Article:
Sultan Agung of Mataram

Sultan Anyakrakusuma is known as Sultan Agung (Javanese: ꦱꦸꦭ꧀ꦠꦤ꧀ꦲꦒꦸꦁꦲꦢꦶꦥꦿꦧꦸꦲꦚꦏꦿꦏꦸꦱꦸꦩ, romanized: Sultan Agung Adi Prabu Anyakrakusuma) was the third Sultan of Mataram in Central Java ruling from 1613 to 1645. A skilled soldier he conquered neighbouring states and expanded and consolidated his kingdom to its greatest territorial and military power.

Sultan Agung
Sultan Abdullah Muhammad Maulana Matarani al-Jawi
Portrait of Sultan Agung
3th Sultan of Mataram
Preceded byDuke Martapura
Succeeded byAmangkurat I
BornRaden Mas Jatmika
Kutagede, Mataram
Died1645 (aged 51–52)
Karta, Mataram
Astana Kasultan Agungan
Queen consortRatu Kulon (first)
Ratu Wetan (second)
Regnal name
Sampeyan Dalem Ingkang Sinuhun Kangjeng Sultan Agung Adi Prabu Anyakrakusuma Senapati ing Ngalaga Abdurrahman Sayyidin Panatagama Khalifatullah Tanah Jawi
Posthumous name
Sultan Abdullah Muhammad Maulana Matarani al-Jawi
MotherDyah Banawati
National Hero of Indonesia
S.K. President No. 106 / TK / 1975 dated November 3, 1975.

Sultan Agung or Susuhunan Agung (literally, "Great Sultan" or "Majestic Sultan") is subject of a substantial amount of literature due to his legacy as a Javanese ruler, a fighter against the incursions of the Dutch East India Company, a conqueror, and his existence within a cultural framework where myth and magic are well intertwined with verifiable historical events and personages. The Dutch literature wrote his name by Agoeng de Grote (literally, "Agung the Great").

For his service as a fighter and cultural observer, Sultan Agung has been declared as National Hero of Indonesia based on Presidential Decree no. 106/TK/1975, issued on November 3, 1975.

Early reign

Rangsang ascended to throne when he was 20 years old, succeeding his half-brother, Duke Martapura, who became Sultan of Mataram for one day. Rangsang was technically the fourth Sultan of Mataram, but he was commonly considered as the third sultan, because the coronation of his mentally retarded half-brother was just to fulfill his father's promise to his wife, Queen Tulungayu, Duke Martapura's mother.

In Sultan Agung's second year reign, Patih Mandaraka died of old age, and his position as patih (viceregent) was occupied by Tumenggung Singaranu.

The capital of Mataram in the era of his coronation was still located in Kotagede. In 1614, a new palace was built in Karta, approximately 5 km in the southwest of Kotagede, which began to occupy 4 years later.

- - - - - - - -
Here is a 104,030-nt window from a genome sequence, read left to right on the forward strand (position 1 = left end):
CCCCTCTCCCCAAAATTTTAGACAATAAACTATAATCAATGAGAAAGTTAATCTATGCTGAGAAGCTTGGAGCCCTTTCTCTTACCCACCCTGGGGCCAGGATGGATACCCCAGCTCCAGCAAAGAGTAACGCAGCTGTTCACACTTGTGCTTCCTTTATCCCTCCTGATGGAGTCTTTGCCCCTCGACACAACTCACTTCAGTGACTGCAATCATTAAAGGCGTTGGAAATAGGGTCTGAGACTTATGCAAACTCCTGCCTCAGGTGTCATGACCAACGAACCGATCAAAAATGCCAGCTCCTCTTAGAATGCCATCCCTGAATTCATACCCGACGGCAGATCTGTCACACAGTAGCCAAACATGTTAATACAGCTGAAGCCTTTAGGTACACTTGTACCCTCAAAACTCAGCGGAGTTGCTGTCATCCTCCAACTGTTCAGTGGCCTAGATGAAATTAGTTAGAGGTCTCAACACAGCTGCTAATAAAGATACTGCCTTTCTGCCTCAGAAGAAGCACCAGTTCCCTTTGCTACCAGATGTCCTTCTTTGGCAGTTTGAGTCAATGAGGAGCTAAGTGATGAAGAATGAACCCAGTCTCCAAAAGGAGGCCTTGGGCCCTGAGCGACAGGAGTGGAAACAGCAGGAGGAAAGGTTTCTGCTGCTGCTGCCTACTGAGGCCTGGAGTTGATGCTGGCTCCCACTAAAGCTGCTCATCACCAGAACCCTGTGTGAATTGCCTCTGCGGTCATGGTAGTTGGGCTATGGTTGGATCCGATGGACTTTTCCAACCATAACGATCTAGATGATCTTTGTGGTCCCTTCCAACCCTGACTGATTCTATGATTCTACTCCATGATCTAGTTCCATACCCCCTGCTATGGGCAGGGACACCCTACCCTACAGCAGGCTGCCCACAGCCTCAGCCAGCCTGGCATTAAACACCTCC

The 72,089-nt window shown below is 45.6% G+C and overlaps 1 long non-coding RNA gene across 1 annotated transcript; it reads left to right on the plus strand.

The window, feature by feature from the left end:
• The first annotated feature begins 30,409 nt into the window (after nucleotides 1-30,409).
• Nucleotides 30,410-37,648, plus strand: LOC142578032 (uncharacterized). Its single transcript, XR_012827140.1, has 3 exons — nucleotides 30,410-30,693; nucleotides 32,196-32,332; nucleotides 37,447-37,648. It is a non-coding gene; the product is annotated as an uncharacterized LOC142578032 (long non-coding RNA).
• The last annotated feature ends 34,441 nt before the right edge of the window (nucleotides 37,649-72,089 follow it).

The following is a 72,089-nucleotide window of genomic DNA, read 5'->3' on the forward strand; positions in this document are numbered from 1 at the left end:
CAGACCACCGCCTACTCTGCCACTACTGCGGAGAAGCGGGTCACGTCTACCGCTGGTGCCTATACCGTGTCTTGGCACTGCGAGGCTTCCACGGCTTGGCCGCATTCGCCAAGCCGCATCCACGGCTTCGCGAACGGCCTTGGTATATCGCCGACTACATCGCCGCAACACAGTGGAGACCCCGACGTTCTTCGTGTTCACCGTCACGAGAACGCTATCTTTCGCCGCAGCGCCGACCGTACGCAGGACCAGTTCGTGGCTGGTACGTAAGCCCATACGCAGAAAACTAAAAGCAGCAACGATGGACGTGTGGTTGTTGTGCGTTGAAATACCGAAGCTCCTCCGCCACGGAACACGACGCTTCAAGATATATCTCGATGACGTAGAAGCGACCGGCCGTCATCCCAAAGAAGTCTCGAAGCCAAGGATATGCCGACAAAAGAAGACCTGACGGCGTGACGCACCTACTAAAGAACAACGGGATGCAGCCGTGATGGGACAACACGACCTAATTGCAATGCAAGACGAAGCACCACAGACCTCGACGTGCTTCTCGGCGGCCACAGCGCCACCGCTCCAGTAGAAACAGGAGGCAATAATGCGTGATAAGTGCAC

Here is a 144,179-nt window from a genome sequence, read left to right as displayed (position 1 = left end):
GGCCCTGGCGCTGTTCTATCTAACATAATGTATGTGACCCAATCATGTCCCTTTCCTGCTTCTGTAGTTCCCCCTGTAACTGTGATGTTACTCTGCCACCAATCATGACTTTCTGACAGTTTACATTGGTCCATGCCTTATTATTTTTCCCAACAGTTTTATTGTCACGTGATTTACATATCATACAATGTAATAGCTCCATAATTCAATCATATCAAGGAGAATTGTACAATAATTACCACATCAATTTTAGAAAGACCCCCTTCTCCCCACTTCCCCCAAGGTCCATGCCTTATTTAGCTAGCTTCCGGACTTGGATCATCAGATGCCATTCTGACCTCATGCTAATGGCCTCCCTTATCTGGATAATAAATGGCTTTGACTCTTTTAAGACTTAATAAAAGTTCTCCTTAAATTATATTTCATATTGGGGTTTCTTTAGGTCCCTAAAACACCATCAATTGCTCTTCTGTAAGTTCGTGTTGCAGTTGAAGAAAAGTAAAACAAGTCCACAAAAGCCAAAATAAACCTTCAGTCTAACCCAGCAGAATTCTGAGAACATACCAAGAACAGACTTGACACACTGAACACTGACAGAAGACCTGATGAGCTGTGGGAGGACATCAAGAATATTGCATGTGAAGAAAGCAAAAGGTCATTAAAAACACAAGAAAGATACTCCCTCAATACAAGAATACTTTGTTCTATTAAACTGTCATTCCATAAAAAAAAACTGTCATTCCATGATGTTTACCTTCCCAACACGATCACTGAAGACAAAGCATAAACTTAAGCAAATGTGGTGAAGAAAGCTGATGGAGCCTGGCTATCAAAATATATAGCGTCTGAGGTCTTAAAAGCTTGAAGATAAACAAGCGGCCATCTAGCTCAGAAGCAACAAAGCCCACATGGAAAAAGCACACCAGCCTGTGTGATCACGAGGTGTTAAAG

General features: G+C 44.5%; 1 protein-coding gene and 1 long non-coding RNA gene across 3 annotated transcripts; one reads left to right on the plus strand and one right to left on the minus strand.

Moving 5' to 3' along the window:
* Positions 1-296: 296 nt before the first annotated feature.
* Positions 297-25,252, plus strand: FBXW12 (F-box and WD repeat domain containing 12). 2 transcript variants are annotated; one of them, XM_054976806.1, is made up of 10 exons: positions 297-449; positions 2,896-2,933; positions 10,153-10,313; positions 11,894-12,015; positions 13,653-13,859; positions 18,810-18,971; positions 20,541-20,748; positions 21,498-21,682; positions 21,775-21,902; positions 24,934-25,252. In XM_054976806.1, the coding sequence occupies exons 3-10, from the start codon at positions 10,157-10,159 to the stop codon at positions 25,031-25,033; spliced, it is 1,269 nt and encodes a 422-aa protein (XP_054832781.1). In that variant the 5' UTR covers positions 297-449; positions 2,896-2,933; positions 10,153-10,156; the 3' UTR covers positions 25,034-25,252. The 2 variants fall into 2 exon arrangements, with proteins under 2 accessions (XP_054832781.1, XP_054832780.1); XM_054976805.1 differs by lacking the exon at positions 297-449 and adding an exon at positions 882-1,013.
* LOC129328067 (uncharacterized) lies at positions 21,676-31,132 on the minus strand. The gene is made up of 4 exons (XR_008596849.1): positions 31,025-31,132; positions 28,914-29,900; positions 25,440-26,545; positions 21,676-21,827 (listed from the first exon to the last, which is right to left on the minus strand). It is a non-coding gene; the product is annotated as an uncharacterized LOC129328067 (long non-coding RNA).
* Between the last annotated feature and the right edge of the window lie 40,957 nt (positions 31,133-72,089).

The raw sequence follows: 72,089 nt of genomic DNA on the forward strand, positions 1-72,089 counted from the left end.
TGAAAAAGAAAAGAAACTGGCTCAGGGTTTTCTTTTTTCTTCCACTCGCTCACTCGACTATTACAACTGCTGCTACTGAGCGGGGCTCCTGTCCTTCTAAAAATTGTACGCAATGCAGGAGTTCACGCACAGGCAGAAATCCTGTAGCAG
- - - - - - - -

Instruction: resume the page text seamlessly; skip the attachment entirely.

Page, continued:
Territorial conquests

The maximum extent of Mataram Sultanate during the reign of Sultan Agung Anyakrakusuma (1613-1645)

Sultan Agung became the ruler of Mataram in 1613 and the next year attacked Surabaya, as well as Malang which lies south of Surabaya, and the eastern end of the Java island, but failed to conquer them both. He was however able to extract a significant indemnity and used this in 1615, to conquer Wirasaba (present day Mojoagung, near Mojokerto), an operation which he personally lead.

In 1616, Surabaya attempted to attack Mataram in retaliation, but lacking allies the Surabaya army was crushed by Sultan Agung's forces in Siwalan, Pajang (near Surakarta). The coastal city of Lasem, near Rembang, was conquered later in 1616, and Pasuruan, south-east of Surabaya, was taken in 1617. Tuban, one of the oldest and biggest cities on the coast of Java, was taken in 1619.

Surabaya had been Mataram's most formidable adversary thus far. Agung's grandfather, Senapati or Senopati, had not felt strong enough to attack this powerful city, and his father, Panembahan Seda Krapyak, attacked it to no avail. Sultan Agung weakened Surabaya by capturing Sukadana, Surabaya's ally in southwest Kalimantan, in 1622, and the island of Madura, another ally of Surabaya, in 1624 after a fierce battle. After five years of war Agung finally conquered Surabaya in a siege in 1625. With Surabaya brought into the empire, the Mataram kingdom encompassed all of central and eastern Java (plus Madura), except for the west end of Java and its mountainous south. In the west Banten and the Dutch settlement in Batavia remained outside Agung's control.

The economy of Mataram was centered on agriculture, thus Sultan Agung who was openly contemptuous of trade, saw no need to maintain significant naval forces. This was later to prove costly when in 1629 he attacked and attempted to drive the Dutch out of their base at the coastal city of Jakarta. Though he possessed larger and superior land based forces, the Dutch had decisive advantages in naval power and were able to withstand the Siege of Batavia.

After the failure of the siege, Agung turned against the Balinese, then controlling Balambangan in East Java, in a “holy war” against infidels. His campaign was successful in Java, but he was unable to extend his power to the island of Bali itself. Bali thus retained its identity as a Hindu state in the midst of the predominantly Muslim states of the archipelago.

Apart from his conquests the Sultan also sought to rationalize and improve the internal government of his kingdom. He reformed the tax-code and brought the courts and judicial system more in line with Qurʾānic precepts. He commissioned the building of the Karta Palace in 1614, the Royal Graveyard of Imogiri, as well as other social and civic structures within the kingdom.


By 1625, Mataram was the undisputed ruler of most of Java.[1]:31 However, its military strength did not deter Mataram's vassals from rebellion, due to his inability to conquer Batavia. Pajang rebelled in 1617, and Pati rebelled in 1627. Following the capture of Surabaya in 1625, expansion halted as the empire was beset by rebellions.

In 1630, Mataram crushed a rebellion in Tembayat (southeast of Klaten). However, in 1631–36, Mataram had to suppress the rebellion of Sumedang and Ukur in West Java. Agung's attempt to capture Batavia in 1628–29, and drive the Dutch from Java ended in failure.[2][3]

Rebellions still continued, now Mataram had to see Giri Kedaton rebellion, who was unwilling to submit to Mataram. As Mataram's troops still respected Giri Kedaton's soldiers which was considered as the descendant of Sunan Giri, a member of Walisanga, Sultan Agung assigned Pangeran Pekik, a descendant of Sunan Ampel (Sunan Giri's father-in-law), to suppress the rebellion. Pangeran Pekik himself had been married to Queen Pandansari, Sultan Agung's sister, in 1633. Giri Kedaton rebellion could be suppressed by them 3 years later.